Assumption of the Virgin Monastery (Bachkovo, Bulgaria)

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The Bachkovo Monastery “Assumption of the Virgin”, also Uspenie Bogorodichno, is the second largest monastery in Bulgaria and one of three Stavropegial monasteries of the Church of Bulgaria. As one of the oldest monasteries in the Balkans, the character of the monastery is unique, reflecting the cultures under which it has existed: Georgian, Byzantine, and Bulgarian.


The origins of the monastery are traced back to its founding in 1083 on land donated by Gregory Bakuriani, who was a Byzantine military commander of Georgian origin, in the valley of the Chepelare river about ten kilometers south of the town of Asenovgrad in present day south central Bulgaria. After it was founded, the monastery developed as a center of Georgian monasticism that continued until the end of the twelfth century as the area in which it was located became of importance in the Second Bulgarian Empire. The empire existed from 1185 to 1396. In 1344, the Bulgarian king Ivan Alexander established hegemony over the Turnovo Kingdom part of the empire, in which the monastery was located. However in 1393, when the Turnovo Kingdom fell to the Ottoman Turks the monastery became the place of exile of the last Bulgarian Patriarch Evtimiy and that had been ransacked by the Ottoman Turks and fallen into decadence. It wasn't until the end of the sixteenth century that restoration of the Bachkovo Monastery began, and which took on the appearance of today.


While Bachkovo Monastery was founded in 1083, only a two-story ossuary remains of the original monastery, located some 400 meters from the present day monastery. During the turn of the twelfth to thirteenth century the Holy Archangels Church was built that provided facilities for divine services during the winter months. The church was attached to the second floor terrace of the west wing of the monks' living quarters.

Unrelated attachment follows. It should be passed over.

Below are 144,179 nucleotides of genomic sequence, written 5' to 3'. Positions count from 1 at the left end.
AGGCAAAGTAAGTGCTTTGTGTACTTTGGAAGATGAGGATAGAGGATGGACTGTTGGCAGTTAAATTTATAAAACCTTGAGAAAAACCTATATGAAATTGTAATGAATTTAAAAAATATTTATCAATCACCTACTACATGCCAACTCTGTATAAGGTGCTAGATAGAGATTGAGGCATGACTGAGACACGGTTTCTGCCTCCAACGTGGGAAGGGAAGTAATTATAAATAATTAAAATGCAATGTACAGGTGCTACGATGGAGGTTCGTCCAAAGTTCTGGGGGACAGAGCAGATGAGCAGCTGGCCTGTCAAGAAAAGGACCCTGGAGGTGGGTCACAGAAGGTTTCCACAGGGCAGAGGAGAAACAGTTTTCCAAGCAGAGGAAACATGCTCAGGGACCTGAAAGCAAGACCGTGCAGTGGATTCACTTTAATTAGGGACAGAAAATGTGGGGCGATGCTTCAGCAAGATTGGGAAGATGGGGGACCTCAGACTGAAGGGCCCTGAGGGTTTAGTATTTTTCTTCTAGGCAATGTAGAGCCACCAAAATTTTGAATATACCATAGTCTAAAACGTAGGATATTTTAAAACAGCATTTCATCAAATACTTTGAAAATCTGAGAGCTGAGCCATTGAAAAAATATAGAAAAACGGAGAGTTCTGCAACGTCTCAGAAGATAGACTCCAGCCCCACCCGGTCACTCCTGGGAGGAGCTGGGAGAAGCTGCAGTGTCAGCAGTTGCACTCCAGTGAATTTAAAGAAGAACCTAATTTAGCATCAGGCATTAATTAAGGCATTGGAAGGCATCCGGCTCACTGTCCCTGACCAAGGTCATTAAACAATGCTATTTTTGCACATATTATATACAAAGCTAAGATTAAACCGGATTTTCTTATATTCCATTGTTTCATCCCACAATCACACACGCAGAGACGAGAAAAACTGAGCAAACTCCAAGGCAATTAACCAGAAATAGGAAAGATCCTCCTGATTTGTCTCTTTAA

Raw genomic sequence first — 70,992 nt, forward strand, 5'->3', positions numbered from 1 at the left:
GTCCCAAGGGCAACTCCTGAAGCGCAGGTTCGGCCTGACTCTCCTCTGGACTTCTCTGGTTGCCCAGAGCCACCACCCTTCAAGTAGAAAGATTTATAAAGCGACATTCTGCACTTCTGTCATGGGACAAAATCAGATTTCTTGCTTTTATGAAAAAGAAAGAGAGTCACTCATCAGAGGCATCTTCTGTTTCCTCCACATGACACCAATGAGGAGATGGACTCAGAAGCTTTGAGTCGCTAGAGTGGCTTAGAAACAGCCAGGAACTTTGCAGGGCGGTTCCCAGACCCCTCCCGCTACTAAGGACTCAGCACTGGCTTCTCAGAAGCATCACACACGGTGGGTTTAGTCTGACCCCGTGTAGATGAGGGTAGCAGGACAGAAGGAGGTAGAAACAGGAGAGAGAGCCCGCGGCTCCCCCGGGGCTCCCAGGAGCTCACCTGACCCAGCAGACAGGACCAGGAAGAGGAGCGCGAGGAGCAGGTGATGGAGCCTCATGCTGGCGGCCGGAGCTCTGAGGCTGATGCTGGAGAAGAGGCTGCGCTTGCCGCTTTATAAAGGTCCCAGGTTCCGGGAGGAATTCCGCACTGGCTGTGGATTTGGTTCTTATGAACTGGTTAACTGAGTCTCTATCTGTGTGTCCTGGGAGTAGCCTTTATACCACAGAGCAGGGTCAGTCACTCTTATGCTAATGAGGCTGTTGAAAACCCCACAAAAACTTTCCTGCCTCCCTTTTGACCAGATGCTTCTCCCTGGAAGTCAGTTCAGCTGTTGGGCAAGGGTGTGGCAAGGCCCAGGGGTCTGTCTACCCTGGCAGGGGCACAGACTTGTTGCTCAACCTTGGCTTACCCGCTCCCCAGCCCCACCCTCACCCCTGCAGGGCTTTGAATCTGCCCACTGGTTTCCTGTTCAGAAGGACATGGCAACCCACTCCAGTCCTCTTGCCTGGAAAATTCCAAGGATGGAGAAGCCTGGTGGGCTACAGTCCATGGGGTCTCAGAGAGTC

As the sixteenth century ended, reconstruction of the monastery began, first with the eastern wing and the fortified main entrance. The southern wing was rebuilt in 1601 with its spacious dining hall, and in 1604, the Assumption of the Virgin Cathedral was built, with its three naves, apse, narthex, and a cupola. The wall-paintings of the dining hall, that were finished in 1603 by an unknown painter, are impressive for their artistic value. In 1864, a mural, “The Presentation of the Miraculous Icon”, was painted on the northern wall of the dining hall. Along with the beautiful frescoes in the church, the icon of Virgin Mary Eleusa, that is believed to be wonder-working, has drawn the attention of most visitors. This miraculous icon dates from 1310 and was a gift to the monastery by two Georgian travelers Atanasii and Okrapir. In addition to the main church, the monastery complex also contains two smaller shrines. One from the thirteenth/fourteenth century is dedicated to the Holy Archangels and stands in the northern part of the inner yard, next to the main church. The other, dedicated to St. Nikola, is of more recent vintage, built in 1834-1837. It displays paintings that included some by the Bulgarian artist Zahari Zograf who in 1841 also completed the frescoes on the exterior of the Holy Archangels Church.

The monastery is the burial site of the Exarch of Bulgaria, Metropolitan Stefan I and Patriarch Cyril (Markov).